SL: Actually, it’s probably Gavin, Sophie’s father. He was doing his best after his wife died and he loved his daughter unreservedly, yet he still managed to get things wrong. Sometimes bad things just happen.

RHRC: What was the most challenging part of writing this novel?

SL: Police procedure.

RHRC: In what way(s) do you feel Behind Closed Doors is different from your previous novels? In what way(s) is it similar?

SL: I usually write from the heart of a family; this time I’ve written from an outsider’s point of view. Having said that, Andee’s family is as key to the story as Sophie’s is.

RHRC: How does writing about such heartbreaking lives affect you as a person? As an author?

SL: It affects me deeply while I’m writing the story—if it didn’t, I couldn’t expect to connect with the reader. Many tears are shed during certain scenes, but I’m glad to say that laughter often gets me up from the computer as one of the characters does or says something I really wasn’t expecting.

RHRC: Is there a message that you hope readers will take away from the book?

SL: That even people who do bad things aren’t all bad.

Reader’s Guide: NEVER SAY GOODBYE by Susan Lewis

Tuesday, April 8th, 2014

Lewis_Never Say Goodbye Susan Lewis delivers a deeply moving novel in Never Say Goodbye about finding friendship and love in the most unexpected of places. If you are a fan of Jodi Picoult, Heather Gudenjauf, or Elizabeth Flock then this just may be the perfect read for your book club. Below are the questions and topics for discussion.

For more information, stay up to date with Susan on her Facebook and Twitter.

Questions and Topics for Discussion:

1. How would Josie’s life have been different if she had been able to tell her family about her condition immediately? Do you think her life would have been better or worse if she had?

2. Have you ever had a secret you felt you had to keep from those closest to you in order to protect them? How did you deal with it?

3. Did you relate to one of the two main characters, Josie and Bel, more than the other? Which one, and why?

4. Why did Josie take her husband, Jeff, back after he cheated on her? Did he deserve it? Would you have done the same? Do you think he redeemed himself in the end?

5. Bel is upset when Nick and Kristina get married so soon after the death of her sister, which puts her off to a rocky start with Kristina. What brings Bel and Kristina together in the end?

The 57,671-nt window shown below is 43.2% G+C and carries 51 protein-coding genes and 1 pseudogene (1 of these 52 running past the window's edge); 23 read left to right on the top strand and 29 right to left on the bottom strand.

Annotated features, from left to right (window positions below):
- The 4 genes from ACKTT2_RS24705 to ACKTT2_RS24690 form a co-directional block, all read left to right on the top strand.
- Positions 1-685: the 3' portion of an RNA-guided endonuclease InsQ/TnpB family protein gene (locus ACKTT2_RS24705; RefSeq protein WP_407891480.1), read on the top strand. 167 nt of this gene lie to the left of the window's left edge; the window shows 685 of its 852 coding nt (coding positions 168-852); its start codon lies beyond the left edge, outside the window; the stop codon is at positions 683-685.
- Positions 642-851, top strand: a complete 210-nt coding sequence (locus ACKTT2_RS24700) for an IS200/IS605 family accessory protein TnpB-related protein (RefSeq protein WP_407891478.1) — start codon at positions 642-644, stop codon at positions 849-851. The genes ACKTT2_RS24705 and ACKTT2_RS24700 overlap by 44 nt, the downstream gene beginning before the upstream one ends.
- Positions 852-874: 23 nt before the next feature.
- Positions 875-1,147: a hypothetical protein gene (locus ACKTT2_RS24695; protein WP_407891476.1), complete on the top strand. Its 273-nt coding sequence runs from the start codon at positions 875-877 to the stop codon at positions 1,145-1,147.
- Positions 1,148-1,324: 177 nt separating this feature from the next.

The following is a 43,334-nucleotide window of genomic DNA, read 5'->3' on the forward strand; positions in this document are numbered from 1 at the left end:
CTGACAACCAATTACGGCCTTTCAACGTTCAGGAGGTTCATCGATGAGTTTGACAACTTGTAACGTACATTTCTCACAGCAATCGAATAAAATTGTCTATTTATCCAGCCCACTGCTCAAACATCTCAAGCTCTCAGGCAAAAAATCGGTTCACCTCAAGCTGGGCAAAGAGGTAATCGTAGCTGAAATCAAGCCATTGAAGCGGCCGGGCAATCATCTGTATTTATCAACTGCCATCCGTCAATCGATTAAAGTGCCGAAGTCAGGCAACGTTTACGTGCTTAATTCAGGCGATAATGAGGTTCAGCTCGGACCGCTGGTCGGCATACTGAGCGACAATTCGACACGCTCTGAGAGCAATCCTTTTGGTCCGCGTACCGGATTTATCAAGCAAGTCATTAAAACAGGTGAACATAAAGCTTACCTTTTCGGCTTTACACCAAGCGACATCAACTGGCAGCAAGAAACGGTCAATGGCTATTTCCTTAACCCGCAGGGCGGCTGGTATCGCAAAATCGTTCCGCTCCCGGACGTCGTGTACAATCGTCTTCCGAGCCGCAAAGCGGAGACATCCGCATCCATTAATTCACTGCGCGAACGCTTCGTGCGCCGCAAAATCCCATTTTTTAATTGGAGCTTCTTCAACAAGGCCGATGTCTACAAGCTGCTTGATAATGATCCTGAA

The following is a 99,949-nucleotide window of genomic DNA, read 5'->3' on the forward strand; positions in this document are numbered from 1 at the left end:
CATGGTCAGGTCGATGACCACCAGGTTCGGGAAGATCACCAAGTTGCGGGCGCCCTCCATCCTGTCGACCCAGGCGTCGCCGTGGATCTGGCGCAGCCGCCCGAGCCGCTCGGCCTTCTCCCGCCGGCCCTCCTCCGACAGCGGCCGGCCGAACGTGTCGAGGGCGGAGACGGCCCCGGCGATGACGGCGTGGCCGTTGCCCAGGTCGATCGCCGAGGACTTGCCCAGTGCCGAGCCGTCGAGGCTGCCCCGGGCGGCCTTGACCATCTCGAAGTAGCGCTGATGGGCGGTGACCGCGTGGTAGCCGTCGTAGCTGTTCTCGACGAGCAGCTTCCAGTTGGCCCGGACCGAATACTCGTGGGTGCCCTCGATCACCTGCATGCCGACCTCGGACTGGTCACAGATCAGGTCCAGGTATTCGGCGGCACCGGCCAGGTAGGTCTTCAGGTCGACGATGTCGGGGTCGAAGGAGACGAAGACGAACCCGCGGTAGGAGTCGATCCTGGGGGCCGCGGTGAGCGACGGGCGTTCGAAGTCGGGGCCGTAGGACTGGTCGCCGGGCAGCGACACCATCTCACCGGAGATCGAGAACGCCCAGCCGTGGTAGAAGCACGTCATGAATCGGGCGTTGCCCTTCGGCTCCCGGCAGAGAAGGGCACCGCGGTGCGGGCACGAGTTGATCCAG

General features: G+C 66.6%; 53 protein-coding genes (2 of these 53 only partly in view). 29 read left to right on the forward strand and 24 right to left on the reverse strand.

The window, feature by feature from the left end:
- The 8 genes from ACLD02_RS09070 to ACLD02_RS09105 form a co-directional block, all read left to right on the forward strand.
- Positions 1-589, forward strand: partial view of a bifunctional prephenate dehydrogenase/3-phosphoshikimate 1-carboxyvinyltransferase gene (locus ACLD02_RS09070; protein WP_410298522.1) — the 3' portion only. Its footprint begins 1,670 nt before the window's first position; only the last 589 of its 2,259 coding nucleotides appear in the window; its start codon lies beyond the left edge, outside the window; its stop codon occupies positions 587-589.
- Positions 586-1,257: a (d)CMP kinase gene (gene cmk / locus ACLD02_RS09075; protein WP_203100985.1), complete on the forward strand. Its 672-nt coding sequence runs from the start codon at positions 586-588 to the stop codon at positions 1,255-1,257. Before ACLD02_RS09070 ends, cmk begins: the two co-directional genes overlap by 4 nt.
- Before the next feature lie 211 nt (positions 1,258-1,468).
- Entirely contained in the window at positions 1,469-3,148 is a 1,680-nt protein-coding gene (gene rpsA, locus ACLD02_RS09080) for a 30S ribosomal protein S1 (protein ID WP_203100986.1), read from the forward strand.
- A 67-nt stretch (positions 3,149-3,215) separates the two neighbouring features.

6. Do you think Josie’s son, Ryan, actually committed the crime he was accused of?

7. Why does Bel push Harry away?

8. In what ways do Bel and Josie complement each other? Do you think they would have discovered a friendship if horrible circumstances hadn’t thrust them together? Has their friendship changed them by the end of the book?

9. Which of the many themes of the novel (friendship, family ties, love, and loss, among others) struck you as most important?

10. Were you surprised by the ending? What did you think would happen?

11. Did you learn anything you didn’t know before about breast cancer because of reading the novel? Did the book change your thinking in any way?

12. How did Bel’s volunteer work affect her life? Have you ever volunteered with or would you ever consider volunteer- ing with an organization like Breast Cancer Care?

Reader’s Guide: THE TRUTH ABOUT YOU by Susan Lewis

Tuesday, November 12th, 2013

Lewis_The Truth About YouThe Truth About You by international bestselling author Susan Lewis is perfect for readers of Jodi Picoult, Heather Gudenkauf, and Elizabeth Flock. This novel of secrets and suspenses challenges the ties that bind—while reigniting the hope of enduring love. Here at Random House Reader’s Circle, we have the exclusive book club questions for you and your friends to enjoy!

If you’ve ready read the book, feel free to share your thoughts with us on Facebook.

Questions and Topics for Discussion
1. From the beginning of the novel, Stacy and Lainey seem to have a closer relationship than that of Lainey with her own sisters. What do you think draws them together?

2. What do you make of the connection between Peter and his dog, Sherman? What does Sherman symbolize? What do you think Sherman’s steadfast loyalty meant to Peter as his dementia worsened?

3. Tierney and Guy’s relationship was risky from the beginning. When do you think Tierney became uncomfortable with what was happening? Do you think she should have told her mother when matters worsened? What can a mother do to prepare her daughter for situations like this or protect her from them?

4. Despite Tom’s absence, Lainey refused to change her plans to go to Italy. Why? Was it a dedication to discovering the truth? A need to find somewhere to belong? Retaliation? Or something else?

5. How did Skye and Tierney’s friendship transform throughout the novel? What were the most influential moments?

6. Before Tom’s relationship with Kirsten and Julia is revealed, Max is very alienated from the Hollingsworth family, especially Lainey. Yet by the end of the book he is closer than ever. What changed?

7. Do you think that Lainey’s discovery about her father was for the best? What was your reaction when she found out? What would you have done if you were in Lainey’s position?

8. Why did Tom want his family to learn about Julia’s condition on their own? Do you think if he had told them earlier they would have responded differently to the situation?